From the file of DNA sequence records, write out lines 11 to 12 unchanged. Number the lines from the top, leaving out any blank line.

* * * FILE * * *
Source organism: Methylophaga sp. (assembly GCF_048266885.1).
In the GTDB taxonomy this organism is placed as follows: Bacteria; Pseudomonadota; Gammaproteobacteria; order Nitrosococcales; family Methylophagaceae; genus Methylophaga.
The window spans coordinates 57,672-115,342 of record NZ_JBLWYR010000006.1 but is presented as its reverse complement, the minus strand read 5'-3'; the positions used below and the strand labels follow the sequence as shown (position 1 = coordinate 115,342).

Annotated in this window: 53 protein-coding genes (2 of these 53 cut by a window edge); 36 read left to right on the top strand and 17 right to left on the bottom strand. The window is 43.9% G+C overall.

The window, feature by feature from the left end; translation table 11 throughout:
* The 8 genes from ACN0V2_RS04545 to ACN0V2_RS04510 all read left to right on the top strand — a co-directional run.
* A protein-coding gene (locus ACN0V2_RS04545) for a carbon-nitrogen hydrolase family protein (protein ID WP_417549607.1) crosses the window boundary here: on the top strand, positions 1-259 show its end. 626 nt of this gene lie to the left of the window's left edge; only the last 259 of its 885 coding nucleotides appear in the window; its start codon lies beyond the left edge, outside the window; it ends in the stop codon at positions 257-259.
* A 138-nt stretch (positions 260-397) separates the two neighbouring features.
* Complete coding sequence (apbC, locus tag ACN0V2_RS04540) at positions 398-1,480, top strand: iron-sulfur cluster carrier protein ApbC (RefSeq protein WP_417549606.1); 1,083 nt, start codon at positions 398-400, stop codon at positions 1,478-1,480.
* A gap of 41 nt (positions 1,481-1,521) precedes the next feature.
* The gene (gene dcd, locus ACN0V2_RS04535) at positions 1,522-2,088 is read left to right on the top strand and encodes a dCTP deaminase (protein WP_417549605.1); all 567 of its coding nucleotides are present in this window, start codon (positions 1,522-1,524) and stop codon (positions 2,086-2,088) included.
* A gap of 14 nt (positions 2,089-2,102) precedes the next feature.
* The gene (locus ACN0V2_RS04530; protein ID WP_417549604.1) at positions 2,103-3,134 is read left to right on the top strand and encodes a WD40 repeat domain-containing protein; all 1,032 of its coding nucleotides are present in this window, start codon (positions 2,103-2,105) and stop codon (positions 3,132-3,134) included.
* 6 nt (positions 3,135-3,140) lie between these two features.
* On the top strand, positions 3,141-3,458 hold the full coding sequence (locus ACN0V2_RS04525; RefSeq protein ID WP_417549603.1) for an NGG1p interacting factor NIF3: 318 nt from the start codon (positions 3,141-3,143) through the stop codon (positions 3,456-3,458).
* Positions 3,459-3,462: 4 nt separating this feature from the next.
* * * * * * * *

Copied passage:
* The gene (gene dcd, locus ACN0V2_RS04535) at positions 1,522-2,088 is read left to right on the top strand and encodes a dCTP deaminase (protein WP_417549605.1); all 567 of its coding nucleotides are present in this window, start codon (positions 1,522-1,524) and stop codon (positions 2,086-2,088) included.
* A gap of 14 nt (positions 2,089-2,102) precedes the next feature.